Cages are used as a form of farming in their own right within flowing or large bodies of water and can also be used in small pond fish culture to protect fingerlings in the initial stages of development. Small cages with a capacity of one cubic meter are suitable for fingerling protection. The cage can hold up to 300 fish at a time. People grow fish in their local ponds using a simple fish cage known locally as a “hapa”. A few young fish are put into each “hapa”, which acts as their home, floating just below the surface of the pond.
Cages can be made using a few cheap materials. Bamboo poles form an outer frame that is covered in netting; inside is a “nursery” section for the younger, more delicate fish; and floats are added at the corners.
A cage is a very simple means of restraining fish in one place and it can be easily made using local materials. Cage design must incorporate certain physical properties, including the ability to hold fish securely but also to be within the financial means of the cage operators. The cages presently used are small in size, measuring between 1 and 2m3, inexpensive and simple to construct.
Farmers use both fixed and floating cages. In general, fixed cages are installed in water where the depth is relatively low and bamboo poles can be fixed into the riverbed or substrate. Floating cages do not have this limitation and can be used in deep water. Floating cages tend to be easier to manage but when selecting the type and design the following points should be considered:
- Input availability
- Natural disaster
- Type of water body
- Water depth
- Water current
- Water retention period over one year
- Social problem
- Cage management
Fixed cages are very easy to construct and only require a small amount of capital investment. The materials needed to make fixed cages are netting with an 8mm mesh size, bamboo, rope, twine and sinker. Routine management is difficult for these cages and storms, strong currents, tidal surges and flooding may cause damage if precautionary measures are not taken. Fixed cages are difficult to move from one place to another during water fluctuation.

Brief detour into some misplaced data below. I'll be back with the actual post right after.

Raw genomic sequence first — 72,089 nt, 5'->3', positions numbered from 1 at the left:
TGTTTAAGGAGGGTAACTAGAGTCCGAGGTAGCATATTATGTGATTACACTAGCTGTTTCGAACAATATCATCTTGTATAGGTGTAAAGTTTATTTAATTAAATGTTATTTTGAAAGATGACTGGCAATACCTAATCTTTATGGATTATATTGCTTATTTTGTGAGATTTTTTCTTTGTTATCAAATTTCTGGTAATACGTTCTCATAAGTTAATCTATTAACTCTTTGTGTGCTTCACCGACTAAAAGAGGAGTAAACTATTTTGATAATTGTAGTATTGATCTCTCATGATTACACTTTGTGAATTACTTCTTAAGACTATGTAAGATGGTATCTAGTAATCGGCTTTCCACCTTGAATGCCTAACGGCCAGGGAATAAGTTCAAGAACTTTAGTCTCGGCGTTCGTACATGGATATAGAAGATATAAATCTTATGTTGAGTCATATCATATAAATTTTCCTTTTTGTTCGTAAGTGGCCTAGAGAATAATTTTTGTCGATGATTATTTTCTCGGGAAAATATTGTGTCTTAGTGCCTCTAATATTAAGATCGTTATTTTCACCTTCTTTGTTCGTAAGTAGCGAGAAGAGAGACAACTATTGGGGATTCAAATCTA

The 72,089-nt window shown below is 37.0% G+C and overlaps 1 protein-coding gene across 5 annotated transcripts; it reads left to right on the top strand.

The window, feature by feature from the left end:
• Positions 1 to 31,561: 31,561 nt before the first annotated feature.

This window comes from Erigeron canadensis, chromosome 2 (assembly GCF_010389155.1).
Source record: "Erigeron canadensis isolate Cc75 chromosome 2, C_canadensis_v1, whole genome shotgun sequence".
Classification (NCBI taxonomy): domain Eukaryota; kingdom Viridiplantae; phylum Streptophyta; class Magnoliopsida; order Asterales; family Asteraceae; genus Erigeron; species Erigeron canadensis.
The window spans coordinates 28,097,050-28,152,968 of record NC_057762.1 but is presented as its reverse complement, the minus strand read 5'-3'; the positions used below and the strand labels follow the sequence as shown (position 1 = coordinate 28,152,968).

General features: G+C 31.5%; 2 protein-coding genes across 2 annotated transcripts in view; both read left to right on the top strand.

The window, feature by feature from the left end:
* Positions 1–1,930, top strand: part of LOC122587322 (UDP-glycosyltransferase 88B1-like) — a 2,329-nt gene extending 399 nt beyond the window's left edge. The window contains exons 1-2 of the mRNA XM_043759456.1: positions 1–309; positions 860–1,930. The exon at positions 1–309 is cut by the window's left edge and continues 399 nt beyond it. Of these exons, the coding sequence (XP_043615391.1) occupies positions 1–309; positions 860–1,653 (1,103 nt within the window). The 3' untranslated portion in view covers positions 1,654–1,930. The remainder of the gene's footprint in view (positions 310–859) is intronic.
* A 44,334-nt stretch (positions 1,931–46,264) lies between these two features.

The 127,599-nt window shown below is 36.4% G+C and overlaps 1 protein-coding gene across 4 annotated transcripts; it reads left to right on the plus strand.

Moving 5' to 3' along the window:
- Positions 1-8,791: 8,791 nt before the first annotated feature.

A top cover is usually provided on cages to reduce the risk of fish escaping, especially in areas prone to flash floods where water levels rise very quickly. A small opening is kept at one edge or in the middle of the top covering for feeding purposes. A feeding platform made of fine mesh is placed on the bottom of each cage to minimize food loss. To fix the cage, four bamboo poles are fixed in the substrate and the four top and bottom corners of the cage are tied to the bamboo poles with nylon rope, allowing the cage netting to stretch.
To minimize installation cost and to reduce daily management labor, cages are sometimes fixed in rows with a narrow space between the adjacent cages.
A. Floating Cages
The size of the cage is usually 1m3. A top net is always used to minimize escapees because the cage is only a few centimeters above the water surface. The top of the cage is on hinges that can be opened to allow feeding, the checking of fish, the removal of waste and harvesting.